In San Bernardino County, the Public Guardian is picking people up off the street and warehousing them. I attended a Yucaipa town hall meeting a while back where citizens who expressed concerns about the disappearances and spoke about their fears regarding what had happened to those who hadn’t resurfaced. Occasionally, the Public Guardian hits the jackpot by nabbing someone with enough money to assist with the office’s budgetary desires. Often these individuals wind up dead, like Charlie Castle. He didn’t just wind up dead. He was held for over a year against his will by the San Bernardino Public Guardian before his death. Here is a Facebook page that was started by people who were worried about him.

Then there is the Riverside County Public Guardian. International journalist and popular author Janet Phelan is trying to get some answers regarding the depletion of her mother’s trust fund. The Riverside Public Guardian Bill Vanderpoorten seems to be hiding out. He won’t answer phone calls or see members of the press at his office. The Public Guardian is paid by the public but apparently doesn’t answer to the public and doesn’t want anything to do with the public – unless maybe it’s grabbing their money. Their operations are hush hush – kind of like the operations of drug dealers, hitmen, etc. – you know, the people who have to operate in secret because they’re likely to be arrested if the public knows what they are really doing….

Among the questionable acts the Riverside Public Guardian is alleged to have committed in the Amalie Phelan Trust are the improper depletion of trust assets in violation of the trust document and the law, an uneven distribution of trust assets in violation of the trust document and the law, the pawning off of taxes on one of the beneficiaries in violation of the trust document and the law, and falsification of documents, interstate mail fraud and misstatement of wire transfer fees, all in apparent violation of the trust document and the law. Among the issues are false charges to Ms. Phelan’s account for a wire transfer from the brokerage of UBS. Though UBS charged in-country transfer fees, Attorney Toni Eggebraaten on behalf of the Riverside Public Guardian’s office pretended that the fees were out-of country and charged double. Apparently, somebody in her office or that of the Public Guardian pocketed the rest of the overcharged fees. If the Public Guardian’s office were operating in accordance with the law, they’d have nothing to hide. But they seemed pretty frightened of public scrutiny the day I showed up.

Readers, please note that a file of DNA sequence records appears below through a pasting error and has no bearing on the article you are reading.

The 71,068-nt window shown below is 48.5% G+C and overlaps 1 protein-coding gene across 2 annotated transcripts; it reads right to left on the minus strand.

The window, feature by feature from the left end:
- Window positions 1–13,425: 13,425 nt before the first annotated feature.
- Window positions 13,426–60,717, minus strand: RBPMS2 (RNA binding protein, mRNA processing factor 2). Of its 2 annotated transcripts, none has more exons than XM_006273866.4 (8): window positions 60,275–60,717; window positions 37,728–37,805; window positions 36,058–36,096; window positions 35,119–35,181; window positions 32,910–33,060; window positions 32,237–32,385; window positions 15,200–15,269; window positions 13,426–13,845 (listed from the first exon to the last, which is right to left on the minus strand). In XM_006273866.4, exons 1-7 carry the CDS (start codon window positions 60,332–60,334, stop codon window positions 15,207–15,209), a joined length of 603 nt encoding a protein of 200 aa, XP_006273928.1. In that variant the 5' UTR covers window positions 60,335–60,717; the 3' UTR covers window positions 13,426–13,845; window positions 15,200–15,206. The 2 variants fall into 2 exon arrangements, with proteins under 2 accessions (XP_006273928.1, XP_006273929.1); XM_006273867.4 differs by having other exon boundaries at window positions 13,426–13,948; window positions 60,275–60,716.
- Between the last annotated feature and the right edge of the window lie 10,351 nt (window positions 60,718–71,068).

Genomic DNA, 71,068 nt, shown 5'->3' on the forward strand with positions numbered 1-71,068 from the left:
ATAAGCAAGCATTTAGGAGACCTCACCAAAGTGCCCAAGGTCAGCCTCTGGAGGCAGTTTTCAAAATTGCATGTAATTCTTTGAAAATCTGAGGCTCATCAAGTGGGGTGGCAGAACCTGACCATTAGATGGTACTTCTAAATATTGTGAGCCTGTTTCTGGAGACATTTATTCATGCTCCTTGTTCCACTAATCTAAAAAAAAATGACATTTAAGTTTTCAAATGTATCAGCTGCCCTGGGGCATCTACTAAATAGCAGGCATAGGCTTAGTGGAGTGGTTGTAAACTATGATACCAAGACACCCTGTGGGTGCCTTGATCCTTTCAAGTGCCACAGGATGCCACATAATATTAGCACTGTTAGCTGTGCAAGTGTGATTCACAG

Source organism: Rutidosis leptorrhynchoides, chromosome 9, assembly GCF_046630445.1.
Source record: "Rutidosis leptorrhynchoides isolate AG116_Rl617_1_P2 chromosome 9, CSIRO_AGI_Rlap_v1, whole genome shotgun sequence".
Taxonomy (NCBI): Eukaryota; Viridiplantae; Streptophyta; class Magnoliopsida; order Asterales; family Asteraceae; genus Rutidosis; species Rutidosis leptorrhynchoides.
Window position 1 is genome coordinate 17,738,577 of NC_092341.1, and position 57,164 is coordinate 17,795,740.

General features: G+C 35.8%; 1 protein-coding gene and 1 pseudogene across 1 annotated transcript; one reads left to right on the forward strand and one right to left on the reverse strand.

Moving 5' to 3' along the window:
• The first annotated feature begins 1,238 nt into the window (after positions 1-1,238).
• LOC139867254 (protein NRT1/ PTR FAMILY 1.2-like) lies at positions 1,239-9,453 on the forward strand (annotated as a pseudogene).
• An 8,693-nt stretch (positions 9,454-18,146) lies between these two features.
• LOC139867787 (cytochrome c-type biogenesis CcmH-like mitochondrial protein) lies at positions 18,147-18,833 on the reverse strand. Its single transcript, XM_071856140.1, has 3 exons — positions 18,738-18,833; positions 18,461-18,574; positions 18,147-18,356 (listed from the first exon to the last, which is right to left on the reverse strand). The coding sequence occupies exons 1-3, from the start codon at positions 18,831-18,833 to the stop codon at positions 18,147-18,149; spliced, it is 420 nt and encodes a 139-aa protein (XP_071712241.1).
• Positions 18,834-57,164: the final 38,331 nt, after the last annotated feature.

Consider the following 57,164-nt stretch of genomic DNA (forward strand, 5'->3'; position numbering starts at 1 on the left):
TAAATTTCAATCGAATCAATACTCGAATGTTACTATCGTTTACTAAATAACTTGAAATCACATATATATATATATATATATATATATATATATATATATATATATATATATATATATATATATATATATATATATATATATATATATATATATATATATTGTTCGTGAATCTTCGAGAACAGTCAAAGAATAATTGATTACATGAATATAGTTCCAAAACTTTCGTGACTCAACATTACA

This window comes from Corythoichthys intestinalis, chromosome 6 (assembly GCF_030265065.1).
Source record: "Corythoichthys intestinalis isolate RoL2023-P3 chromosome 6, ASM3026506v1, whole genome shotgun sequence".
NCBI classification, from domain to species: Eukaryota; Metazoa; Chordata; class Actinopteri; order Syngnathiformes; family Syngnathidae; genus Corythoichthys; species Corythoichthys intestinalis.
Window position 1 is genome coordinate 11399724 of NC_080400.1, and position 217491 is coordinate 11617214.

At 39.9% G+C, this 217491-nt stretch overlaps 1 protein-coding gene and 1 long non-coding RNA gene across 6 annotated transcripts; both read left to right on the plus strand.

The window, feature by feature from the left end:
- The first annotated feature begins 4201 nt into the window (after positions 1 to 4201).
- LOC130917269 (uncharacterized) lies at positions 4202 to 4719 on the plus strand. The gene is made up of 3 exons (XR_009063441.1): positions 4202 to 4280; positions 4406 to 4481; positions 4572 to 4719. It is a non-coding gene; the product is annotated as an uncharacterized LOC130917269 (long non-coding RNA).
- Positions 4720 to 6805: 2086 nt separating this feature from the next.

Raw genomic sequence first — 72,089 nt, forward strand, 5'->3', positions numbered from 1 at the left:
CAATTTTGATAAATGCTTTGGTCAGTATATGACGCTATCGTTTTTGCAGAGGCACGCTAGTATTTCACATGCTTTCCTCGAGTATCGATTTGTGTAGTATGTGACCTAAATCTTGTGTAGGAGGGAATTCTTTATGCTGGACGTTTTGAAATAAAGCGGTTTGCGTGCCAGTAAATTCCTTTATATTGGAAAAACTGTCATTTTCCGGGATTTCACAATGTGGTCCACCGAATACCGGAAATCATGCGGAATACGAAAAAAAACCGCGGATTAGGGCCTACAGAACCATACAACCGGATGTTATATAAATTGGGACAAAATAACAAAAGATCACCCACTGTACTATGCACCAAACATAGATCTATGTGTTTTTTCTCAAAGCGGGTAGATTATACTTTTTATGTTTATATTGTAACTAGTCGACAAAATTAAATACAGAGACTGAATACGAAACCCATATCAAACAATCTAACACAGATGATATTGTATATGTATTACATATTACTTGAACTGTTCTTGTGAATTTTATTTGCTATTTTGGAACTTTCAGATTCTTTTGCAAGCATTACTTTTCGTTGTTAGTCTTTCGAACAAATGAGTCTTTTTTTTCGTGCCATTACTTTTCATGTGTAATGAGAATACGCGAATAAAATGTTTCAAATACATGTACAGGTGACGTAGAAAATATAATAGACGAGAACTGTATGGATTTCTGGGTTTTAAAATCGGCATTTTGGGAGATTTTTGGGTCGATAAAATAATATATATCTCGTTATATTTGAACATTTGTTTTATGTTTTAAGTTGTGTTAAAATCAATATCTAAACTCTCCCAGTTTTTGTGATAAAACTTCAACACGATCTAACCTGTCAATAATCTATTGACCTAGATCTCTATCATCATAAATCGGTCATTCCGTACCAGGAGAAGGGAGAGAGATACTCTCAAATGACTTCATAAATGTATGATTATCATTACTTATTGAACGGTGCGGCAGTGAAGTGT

I had left numerous messages for Public Guardian Bill Vanderpoorten with no response before showing up at his office. In a booth was a woman who identified herself as Sharon but who didn’t have a last name or at least not one she would give out. She spoke over a phone to a supervisor who reportedly told her to tell me that nobody in the office would speak with the press. However, that supervisor’s name was top secret and Sharon stated that she could not provide any part of the supervisor’s name. So this person who refused a media request didn’t even have a first name. Since the only identifiable people working for the Riverside Public Guardian’s office are Bill Vanderpoorten and Sharon No-Last-Name, then theoretically that office should only receiving funding for one and a half salaries. If more has been paid, a refund should be demanded.